138. If you wish to apologize for your misrepresentation of my response to you, I’ll consider responding.

    (I’d really rather you didn’t, though).

    I really need to get back to work, but I have to say, the chutzpah of your rhetorical bag of tricks, is to quote Joey Strummer, ‘simply unbelievable.’

  139. joe, if the FED (i use caps so people know its The Fed) has failed as you point out in so many ways, why would you think we would be in the same position (or worse) without it? If you adjust your position slightly and accept that the FED is actually very powerful and possibly mostly responsible, would this not bring other solutions to the table? I really don’t see it as being that far of a stretch from the position you currently hold.

    Is maybe 5-10% of your brain is thinking that the FED fucked 10 things up, couldn’t it be possible that it actually fucked 20 things up (and we won’t know till the future) and that it really isn’t doing the job it was created to do and we should rethink it?

  140. replies I made to your Austrian arguments?

    BTW, the recipe I propose doesn’t follow from an Austrian model. They would have some objections to cutting taxes without getting rid of the debt burden.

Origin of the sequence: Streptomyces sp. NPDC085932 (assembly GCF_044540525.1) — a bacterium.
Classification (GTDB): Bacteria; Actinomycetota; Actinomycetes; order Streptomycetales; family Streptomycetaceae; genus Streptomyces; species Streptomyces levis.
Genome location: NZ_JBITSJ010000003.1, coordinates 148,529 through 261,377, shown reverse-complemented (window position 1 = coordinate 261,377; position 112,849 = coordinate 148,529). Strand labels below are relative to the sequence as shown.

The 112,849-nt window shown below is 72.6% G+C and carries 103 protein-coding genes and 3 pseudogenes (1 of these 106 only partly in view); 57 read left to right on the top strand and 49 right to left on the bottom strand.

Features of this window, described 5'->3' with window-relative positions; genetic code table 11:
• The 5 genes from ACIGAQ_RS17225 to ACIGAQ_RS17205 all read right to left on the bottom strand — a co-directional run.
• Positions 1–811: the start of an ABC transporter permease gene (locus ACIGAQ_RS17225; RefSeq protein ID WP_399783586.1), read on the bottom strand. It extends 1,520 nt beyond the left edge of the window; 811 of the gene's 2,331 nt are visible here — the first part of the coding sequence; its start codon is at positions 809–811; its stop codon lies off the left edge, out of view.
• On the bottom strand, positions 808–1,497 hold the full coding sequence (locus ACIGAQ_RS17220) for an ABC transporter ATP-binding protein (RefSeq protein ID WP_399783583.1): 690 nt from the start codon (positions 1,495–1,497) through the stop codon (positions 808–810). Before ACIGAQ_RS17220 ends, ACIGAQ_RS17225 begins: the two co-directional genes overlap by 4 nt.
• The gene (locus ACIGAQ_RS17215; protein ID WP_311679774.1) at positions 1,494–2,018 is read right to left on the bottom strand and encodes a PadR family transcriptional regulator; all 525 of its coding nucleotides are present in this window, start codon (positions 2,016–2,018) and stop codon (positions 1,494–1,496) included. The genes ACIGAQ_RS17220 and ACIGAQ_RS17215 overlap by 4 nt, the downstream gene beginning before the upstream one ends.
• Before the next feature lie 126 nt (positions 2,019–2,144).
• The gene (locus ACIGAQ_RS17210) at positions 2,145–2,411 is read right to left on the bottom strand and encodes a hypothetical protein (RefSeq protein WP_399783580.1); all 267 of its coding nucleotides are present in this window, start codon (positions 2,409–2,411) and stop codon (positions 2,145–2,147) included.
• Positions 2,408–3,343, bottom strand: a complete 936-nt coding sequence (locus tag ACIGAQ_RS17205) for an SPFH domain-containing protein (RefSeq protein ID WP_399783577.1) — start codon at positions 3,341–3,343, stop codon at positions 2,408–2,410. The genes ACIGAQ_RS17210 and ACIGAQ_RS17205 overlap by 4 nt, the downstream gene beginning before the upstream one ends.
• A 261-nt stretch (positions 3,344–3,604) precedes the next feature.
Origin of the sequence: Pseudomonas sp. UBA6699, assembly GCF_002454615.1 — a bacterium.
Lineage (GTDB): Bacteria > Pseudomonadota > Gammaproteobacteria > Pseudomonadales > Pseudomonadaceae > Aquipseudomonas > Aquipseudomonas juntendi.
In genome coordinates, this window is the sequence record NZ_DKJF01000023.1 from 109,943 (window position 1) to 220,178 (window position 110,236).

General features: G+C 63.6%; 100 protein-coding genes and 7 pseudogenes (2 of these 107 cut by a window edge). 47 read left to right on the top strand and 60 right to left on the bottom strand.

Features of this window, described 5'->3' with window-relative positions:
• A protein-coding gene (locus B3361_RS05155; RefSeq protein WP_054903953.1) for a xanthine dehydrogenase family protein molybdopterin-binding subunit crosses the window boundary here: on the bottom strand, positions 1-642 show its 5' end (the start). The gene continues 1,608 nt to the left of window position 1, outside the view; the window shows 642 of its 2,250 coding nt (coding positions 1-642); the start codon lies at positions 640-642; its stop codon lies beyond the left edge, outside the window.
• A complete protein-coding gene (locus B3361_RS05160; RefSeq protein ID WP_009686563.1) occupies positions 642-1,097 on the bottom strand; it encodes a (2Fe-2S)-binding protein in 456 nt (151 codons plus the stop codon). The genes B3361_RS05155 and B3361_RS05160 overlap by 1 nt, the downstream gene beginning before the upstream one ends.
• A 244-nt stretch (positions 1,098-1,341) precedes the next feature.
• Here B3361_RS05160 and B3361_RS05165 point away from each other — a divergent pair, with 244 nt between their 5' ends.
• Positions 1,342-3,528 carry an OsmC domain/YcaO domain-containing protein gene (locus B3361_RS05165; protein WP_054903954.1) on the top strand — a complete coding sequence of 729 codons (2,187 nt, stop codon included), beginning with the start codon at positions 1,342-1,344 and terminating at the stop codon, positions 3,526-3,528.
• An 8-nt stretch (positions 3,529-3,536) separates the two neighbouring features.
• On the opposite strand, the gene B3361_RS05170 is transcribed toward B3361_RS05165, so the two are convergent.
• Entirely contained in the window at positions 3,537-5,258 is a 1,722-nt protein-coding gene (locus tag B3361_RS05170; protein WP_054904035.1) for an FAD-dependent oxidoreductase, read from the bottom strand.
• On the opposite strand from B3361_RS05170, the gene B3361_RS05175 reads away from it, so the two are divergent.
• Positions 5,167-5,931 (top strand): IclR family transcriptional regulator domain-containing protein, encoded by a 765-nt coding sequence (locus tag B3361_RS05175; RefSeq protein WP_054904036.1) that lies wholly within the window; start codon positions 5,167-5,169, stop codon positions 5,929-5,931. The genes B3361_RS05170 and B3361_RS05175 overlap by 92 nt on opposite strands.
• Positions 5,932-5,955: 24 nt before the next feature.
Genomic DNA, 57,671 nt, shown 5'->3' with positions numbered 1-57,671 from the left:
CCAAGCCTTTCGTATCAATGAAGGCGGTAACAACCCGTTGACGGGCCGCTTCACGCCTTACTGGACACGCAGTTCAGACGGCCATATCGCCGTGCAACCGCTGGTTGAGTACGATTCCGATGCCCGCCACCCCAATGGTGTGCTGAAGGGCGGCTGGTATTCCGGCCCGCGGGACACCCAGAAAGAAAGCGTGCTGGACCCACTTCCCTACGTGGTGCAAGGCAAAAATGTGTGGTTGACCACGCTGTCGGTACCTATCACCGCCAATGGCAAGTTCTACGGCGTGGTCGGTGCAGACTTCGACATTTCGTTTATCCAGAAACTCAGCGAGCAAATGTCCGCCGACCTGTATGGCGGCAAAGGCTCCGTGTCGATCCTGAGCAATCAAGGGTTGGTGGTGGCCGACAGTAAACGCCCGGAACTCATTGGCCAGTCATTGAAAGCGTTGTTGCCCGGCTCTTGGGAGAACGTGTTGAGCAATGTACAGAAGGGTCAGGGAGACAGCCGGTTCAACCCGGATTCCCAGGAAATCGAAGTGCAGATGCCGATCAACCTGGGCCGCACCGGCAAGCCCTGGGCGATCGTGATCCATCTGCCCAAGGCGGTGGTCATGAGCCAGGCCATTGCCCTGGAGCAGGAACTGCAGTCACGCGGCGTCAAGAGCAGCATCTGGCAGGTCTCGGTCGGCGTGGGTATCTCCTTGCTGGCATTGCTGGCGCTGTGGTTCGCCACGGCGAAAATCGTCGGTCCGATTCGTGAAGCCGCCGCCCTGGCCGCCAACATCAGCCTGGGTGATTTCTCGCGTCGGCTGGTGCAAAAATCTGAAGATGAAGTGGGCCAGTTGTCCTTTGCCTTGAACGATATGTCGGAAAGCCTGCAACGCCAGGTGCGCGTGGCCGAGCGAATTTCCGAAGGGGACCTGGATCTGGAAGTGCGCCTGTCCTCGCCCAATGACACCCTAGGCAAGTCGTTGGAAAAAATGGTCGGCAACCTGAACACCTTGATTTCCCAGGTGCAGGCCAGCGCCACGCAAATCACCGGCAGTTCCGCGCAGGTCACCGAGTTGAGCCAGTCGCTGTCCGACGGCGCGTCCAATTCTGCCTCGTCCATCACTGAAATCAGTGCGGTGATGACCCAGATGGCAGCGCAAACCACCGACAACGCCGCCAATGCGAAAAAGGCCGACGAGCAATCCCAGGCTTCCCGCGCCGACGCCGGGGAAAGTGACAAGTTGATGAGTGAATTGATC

141. Here are my rhetorical tricks. They’re vicious but effective in crushing your opposition.

  142. adrian,

    joe, if the FED (i use caps so people know its The Fed) has failed as you point out in so many ways, why would you think we would be in the same position (or worse) without it? Because it did a pretty good job for the fifty or so years before that. It was the Volcker Fed that beat inflation, for instance.

    Now, please everyone, let’s all stop talking about economic policy. Someone who won’t post under a recognizable handle wishes to hold forth on how terrible I am. I’m afraid that these back-and-forths we’ve been having about different ideas will have to go on the back burner, because it’s ever so important for us to talk about how I refuse to have honest back-and-forths about ideas.

  143. it was a baby/bathwater joke

    I got it. I was just pointing out that Im okay with throwing out someone else’s baby.

  144. This “very loose term” includes “spending” that doesn’t actually put our idled capacity to work; that’s the point.

    Sure it does. Now, the idle may have to move to Hong Kong or Riyadh, but that spending will put it to work.

  145. Now, please everyone, let’s all stop talking about economic policy. Someone who won’t post under a recognizable handle wishes to hold forth on how terrible I am. I’m afraid that these back-and-forths we’ve been having about different ideas will have to go on the back burner, because it’s ever so important for us to talk about how I refuse to have honest back-and-forths about ideas.